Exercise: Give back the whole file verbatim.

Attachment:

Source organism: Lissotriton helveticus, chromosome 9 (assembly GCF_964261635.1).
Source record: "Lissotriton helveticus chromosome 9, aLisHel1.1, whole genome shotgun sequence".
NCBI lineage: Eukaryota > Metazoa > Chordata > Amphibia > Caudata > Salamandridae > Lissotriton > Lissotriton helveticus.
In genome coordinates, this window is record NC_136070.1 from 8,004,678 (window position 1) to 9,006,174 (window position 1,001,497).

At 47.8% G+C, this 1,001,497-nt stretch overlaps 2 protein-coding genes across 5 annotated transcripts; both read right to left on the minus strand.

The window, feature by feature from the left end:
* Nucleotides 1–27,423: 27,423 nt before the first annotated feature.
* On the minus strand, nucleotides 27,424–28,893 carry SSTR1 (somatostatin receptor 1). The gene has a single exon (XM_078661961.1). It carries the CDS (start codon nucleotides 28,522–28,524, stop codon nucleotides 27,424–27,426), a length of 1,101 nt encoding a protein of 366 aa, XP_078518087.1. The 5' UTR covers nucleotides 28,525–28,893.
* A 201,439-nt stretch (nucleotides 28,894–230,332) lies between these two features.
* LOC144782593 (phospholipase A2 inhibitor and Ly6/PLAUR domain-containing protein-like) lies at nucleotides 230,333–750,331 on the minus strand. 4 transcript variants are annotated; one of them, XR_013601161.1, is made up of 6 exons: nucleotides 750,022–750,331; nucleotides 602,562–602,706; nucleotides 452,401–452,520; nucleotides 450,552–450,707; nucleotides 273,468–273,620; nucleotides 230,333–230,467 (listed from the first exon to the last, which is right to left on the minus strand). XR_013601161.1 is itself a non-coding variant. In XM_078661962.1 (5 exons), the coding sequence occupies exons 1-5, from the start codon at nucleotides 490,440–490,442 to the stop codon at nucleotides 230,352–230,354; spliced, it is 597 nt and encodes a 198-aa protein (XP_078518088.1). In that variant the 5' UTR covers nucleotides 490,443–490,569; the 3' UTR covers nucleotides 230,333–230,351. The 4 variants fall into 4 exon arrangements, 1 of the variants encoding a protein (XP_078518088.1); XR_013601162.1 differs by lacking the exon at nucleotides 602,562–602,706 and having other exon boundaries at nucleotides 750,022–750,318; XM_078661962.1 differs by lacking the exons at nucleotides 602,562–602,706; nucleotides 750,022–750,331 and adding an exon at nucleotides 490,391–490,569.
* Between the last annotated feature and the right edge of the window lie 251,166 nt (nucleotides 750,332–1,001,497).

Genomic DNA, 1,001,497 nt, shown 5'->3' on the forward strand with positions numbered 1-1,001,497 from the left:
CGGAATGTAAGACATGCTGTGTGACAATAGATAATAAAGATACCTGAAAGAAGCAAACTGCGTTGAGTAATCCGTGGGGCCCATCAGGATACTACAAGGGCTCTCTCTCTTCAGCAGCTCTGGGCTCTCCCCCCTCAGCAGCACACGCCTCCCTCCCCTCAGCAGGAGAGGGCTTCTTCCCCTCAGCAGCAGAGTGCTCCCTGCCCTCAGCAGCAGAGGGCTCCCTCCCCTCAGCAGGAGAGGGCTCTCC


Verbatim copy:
Source organism: Lissotriton helveticus, chromosome 9 (assembly GCF_964261635.1).
Source record: "Lissotriton helveticus chromosome 9, aLisHel1.1, whole genome shotgun sequence".
NCBI lineage: Eukaryota > Metazoa > Chordata > Amphibia > Caudata > Salamandridae > Lissotriton > Lissotriton helveticus.
In genome coordinates, this window is record NC_136070.1 from 8,004,678 (window position 1) to 9,006,174 (window position 1,001,497).

At 47.8% G+C, this 1,001,497-nt stretch overlaps 2 protein-coding genes across 5 annotated transcripts; both read right to left on the minus strand.

The window, feature by feature from the left end:
* Nucleotides 1–27,423: 27,423 nt before the first annotated feature.
* On the minus strand, nucleotides 27,424–28,893 carry SSTR1 (somatostatin receptor 1). The gene has a single exon (XM_078661961.1). It carries the CDS (start codon nucleotides 28,522–28,524, stop codon nucleotides 27,424–27,426), a length of 1,101 nt encoding a protein of 366 aa, XP_078518087.1. The 5' UTR covers nucleotides 28,525–28,893.
* A 201,439-nt stretch (nucleotides 28,894–230,332) lies between these two features.
* LOC144782593 (phospholipase A2 inhibitor and Ly6/PLAUR domain-containing protein-like) lies at nucleotides 230,333–750,331 on the minus strand. 4 transcript variants are annotated; one of them, XR_013601161.1, is made up of 6 exons: nucleotides 750,022–750,331; nucleotides 602,562–602,706; nucleotides 452,401–452,520; nucleotides 450,552–450,707; nucleotides 273,468–273,620; nucleotides 230,333–230,467 (listed from the first exon to the last, which is right to left on the minus strand). XR_013601161.1 is itself a non-coding variant. In XM_078661962.1 (5 exons), the coding sequence occupies exons 1-5, from the start codon at nucleotides 490,440–490,442 to the stop codon at nucleotides 230,352–230,354; spliced, it is 597 nt and encodes a 198-aa protein (XP_078518088.1). In that variant the 5' UTR covers nucleotides 490,443–490,569; the 3' UTR covers nucleotides 230,333–230,351. The 4 variants fall into 4 exon arrangements, 1 of the variants encoding a protein (XP_078518088.1); XR_013601162.1 differs by lacking the exon at nucleotides 602,562–602,706 and having other exon boundaries at nucleotides 750,022–750,318; XM_078661962.1 differs by lacking the exons at nucleotides 602,562–602,706; nucleotides 750,022–750,331 and adding an exon at nucleotides 490,391–490,569.
* Between the last annotated feature and the right edge of the window lie 251,166 nt (nucleotides 750,332–1,001,497).

Genomic DNA, 1,001,497 nt, shown 5'->3' on the forward strand with positions numbered 1-1,001,497 from the left:
CGGAATGTAAGACATGCTGTGTGACAATAGATAATAAAGATACCTGAAAGAAGCAAACTGCGTTGAGTAATCCGTGGGGCCCATCAGGATACTACAAGGGCTCTCTCTCTTCAGCAGCTCTGGGCTCTCCCCCCTCAGCAGCACACGCCTCCCTCCCCTCAGCAGGAGAGGGCTTCTTCCCCTCAGCAGCAGAGTGCTCCCTGCCCTCAGCAGCAGAGGGCTCCCTCCCCTCAGCAGGAGAGGGCTCTCC